HO CHI MINH, Vietnam – The 39 bodies found last month in a lorry container in the English county of Essex have all been identified as Vietnamese, UK police confirmed on Thursday.
In a statement, Essex Police said the relatives of the victims have been informed.
On October 23, 31 men and eight women were found inside a refrigerating chamber of the vehicle in an industrial park in the town of Grays, in southeast England.
“This is an important step in the investigation and enables us to work with our Vietnamese Police colleagues to support the families of those victims,” a senior officer in charge of the enquiry, Assistant Chief Constable Tim Smith, said in a statement.
“It is only right that we provide an opportunity for family members to take in the news confirming the death of their loved ones before releasing any further information.
“Our thoughts remain with the families and friends of those whose tragic journey ended on our shores,” he added.
Authorities in Vietnam confirmed that the victims were Vietnamese nationals and specified the provinces they had traveled from Hai Phong, Hai Duong, Nghe An, Ha Tinh, Quang Binh, Thua Thien and Hue.
The Vietnamese Ministry of Public Security added that the victims have been identified with the help of the British Police and expressed their condolences to the relatives and friends of the deceased.
The announcement was made after a Vietnamese delegation traveled to the United Kingdom on November 2 to work on the identification of victims.
So far, 35 families from the provinces of Nghe An, Ha Tinh and Quang Binh, in the north of the country, have reported the disappearance of relatives.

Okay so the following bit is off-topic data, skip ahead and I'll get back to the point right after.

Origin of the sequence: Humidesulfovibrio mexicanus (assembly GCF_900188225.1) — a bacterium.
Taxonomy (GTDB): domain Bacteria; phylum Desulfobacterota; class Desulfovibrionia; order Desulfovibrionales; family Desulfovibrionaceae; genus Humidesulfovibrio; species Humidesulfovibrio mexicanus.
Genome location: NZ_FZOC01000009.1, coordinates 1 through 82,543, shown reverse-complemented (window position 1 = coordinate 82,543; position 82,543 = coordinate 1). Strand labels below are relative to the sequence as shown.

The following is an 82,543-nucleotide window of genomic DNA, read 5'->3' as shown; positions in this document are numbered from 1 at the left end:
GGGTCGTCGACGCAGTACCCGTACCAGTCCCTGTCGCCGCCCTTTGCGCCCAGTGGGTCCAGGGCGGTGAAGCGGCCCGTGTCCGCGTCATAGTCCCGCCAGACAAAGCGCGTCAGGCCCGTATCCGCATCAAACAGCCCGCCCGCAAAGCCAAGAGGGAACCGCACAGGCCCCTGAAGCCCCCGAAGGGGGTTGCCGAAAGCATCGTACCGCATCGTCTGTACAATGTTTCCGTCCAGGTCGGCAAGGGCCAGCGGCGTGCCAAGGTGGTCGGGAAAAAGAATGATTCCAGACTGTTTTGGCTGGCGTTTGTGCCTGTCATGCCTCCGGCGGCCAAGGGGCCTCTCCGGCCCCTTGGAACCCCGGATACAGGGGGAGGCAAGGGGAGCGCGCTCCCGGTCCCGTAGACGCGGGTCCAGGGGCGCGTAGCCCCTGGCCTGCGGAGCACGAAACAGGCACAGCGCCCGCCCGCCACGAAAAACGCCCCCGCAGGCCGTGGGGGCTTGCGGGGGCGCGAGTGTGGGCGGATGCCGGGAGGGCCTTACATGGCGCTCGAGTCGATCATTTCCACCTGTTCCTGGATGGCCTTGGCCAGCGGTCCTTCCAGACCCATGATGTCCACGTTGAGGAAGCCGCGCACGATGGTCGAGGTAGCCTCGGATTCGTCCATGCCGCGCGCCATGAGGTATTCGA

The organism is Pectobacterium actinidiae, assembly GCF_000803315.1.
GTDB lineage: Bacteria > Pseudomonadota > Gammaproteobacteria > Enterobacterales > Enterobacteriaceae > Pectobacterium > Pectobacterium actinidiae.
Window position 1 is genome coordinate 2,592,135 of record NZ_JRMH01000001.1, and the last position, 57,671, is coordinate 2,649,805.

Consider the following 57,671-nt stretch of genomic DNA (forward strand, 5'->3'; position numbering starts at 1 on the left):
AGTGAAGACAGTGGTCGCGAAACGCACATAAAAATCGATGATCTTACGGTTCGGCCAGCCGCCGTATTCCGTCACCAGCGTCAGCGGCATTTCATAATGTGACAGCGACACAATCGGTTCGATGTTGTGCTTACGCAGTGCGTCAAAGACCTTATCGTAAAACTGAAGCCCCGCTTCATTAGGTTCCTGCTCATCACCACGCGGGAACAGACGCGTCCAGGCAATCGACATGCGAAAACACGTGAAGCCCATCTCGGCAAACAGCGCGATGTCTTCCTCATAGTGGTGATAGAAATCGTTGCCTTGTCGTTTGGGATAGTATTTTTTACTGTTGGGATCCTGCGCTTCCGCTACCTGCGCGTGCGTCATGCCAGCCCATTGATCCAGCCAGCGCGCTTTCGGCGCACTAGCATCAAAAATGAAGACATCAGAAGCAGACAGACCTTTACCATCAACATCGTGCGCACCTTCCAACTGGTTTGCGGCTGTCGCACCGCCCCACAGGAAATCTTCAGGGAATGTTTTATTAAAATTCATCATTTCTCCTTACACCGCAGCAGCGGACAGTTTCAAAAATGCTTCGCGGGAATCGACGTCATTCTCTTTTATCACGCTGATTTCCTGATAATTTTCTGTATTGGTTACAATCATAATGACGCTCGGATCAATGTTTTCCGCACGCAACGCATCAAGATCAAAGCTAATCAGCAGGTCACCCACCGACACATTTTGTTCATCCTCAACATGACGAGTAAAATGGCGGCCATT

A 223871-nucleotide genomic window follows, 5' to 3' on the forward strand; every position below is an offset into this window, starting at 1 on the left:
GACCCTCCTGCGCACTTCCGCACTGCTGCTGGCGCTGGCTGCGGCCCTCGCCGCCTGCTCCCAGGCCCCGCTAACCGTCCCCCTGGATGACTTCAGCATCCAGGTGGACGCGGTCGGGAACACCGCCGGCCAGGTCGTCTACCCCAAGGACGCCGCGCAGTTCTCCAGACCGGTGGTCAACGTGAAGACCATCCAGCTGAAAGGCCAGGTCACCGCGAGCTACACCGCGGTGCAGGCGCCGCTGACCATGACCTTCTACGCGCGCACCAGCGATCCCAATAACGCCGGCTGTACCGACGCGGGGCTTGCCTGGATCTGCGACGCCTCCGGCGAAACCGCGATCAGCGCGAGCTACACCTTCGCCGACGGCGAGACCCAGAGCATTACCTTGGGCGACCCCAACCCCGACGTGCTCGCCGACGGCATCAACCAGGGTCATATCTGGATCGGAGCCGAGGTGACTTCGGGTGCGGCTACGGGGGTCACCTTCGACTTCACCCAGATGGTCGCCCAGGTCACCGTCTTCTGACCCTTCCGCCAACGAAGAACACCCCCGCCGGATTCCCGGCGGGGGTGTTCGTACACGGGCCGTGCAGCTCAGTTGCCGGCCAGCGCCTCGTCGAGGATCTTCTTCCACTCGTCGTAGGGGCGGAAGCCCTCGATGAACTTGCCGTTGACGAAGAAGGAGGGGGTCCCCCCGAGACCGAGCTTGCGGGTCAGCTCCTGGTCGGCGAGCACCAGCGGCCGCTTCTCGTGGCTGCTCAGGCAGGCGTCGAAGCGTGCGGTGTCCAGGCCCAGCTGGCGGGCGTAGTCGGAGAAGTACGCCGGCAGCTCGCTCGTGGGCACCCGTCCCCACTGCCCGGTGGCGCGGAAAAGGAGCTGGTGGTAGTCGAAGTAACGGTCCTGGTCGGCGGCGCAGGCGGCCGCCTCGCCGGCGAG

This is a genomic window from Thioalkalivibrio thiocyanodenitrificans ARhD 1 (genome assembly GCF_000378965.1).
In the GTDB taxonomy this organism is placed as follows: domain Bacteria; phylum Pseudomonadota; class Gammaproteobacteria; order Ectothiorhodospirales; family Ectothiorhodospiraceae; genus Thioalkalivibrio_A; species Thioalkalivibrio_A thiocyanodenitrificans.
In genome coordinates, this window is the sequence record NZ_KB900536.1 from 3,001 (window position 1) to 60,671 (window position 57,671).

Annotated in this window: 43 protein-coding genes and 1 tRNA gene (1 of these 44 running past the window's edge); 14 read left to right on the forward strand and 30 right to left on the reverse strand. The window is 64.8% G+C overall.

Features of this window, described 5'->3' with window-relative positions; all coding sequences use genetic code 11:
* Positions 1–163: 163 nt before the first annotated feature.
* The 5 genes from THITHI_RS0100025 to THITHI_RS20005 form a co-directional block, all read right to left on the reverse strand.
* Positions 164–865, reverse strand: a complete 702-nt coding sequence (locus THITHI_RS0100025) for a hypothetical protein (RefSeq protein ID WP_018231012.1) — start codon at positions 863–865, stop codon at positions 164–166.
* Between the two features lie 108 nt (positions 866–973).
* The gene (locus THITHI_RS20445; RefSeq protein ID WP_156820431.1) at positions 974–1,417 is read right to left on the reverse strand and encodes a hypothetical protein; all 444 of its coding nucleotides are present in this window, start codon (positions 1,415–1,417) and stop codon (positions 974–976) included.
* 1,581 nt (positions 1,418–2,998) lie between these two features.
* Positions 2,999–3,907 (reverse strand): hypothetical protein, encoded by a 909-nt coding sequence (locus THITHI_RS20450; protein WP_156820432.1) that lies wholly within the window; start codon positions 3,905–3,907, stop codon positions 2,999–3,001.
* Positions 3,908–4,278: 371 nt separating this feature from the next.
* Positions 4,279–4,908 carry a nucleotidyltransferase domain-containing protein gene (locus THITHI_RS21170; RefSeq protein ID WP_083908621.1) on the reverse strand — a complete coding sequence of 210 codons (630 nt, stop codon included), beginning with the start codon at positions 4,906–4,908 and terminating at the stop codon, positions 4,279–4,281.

Some parents have already received official notification that their children were among the 39 dead in the Essex truck.
To An Xo, a spokesman for the Ministry of Public Security, said in statements collected by the VnExpress portal that the date and manner in which the bodies will be repatriated will depend on the British authorities and the desire of the families.
“Some families want their loved ones to be cremated before being taken back, others want the bodies to officiate a traditional funeral. This must be treated with care,” he said.
Vietnamese police have detained 11 people in the Ha Tinh and Nghe An provinces in recent days allegedly linked to the trafficking of the victims from Vietnam to Europe.
It is thought some migrants had paid up to $40,000 to travel to the United Kingdom.
The event sent shockwaves across the UK and reopened the debate about the dangers of mafias that traffic with people and the need to strengthen ports.
The truck in which the deceased were found had traveled from the port of Purfleet in east London, where it had arrived from the port-city of Zeebrugge in Belgium.
The cabin driver, a 25-year-old Norwegian named Maurice Robinson, appeared before a British court charged with 39 counts of manslaughter and other crimes.
Two others have also appeared in a Dublin court for their alleged relationship to the crime.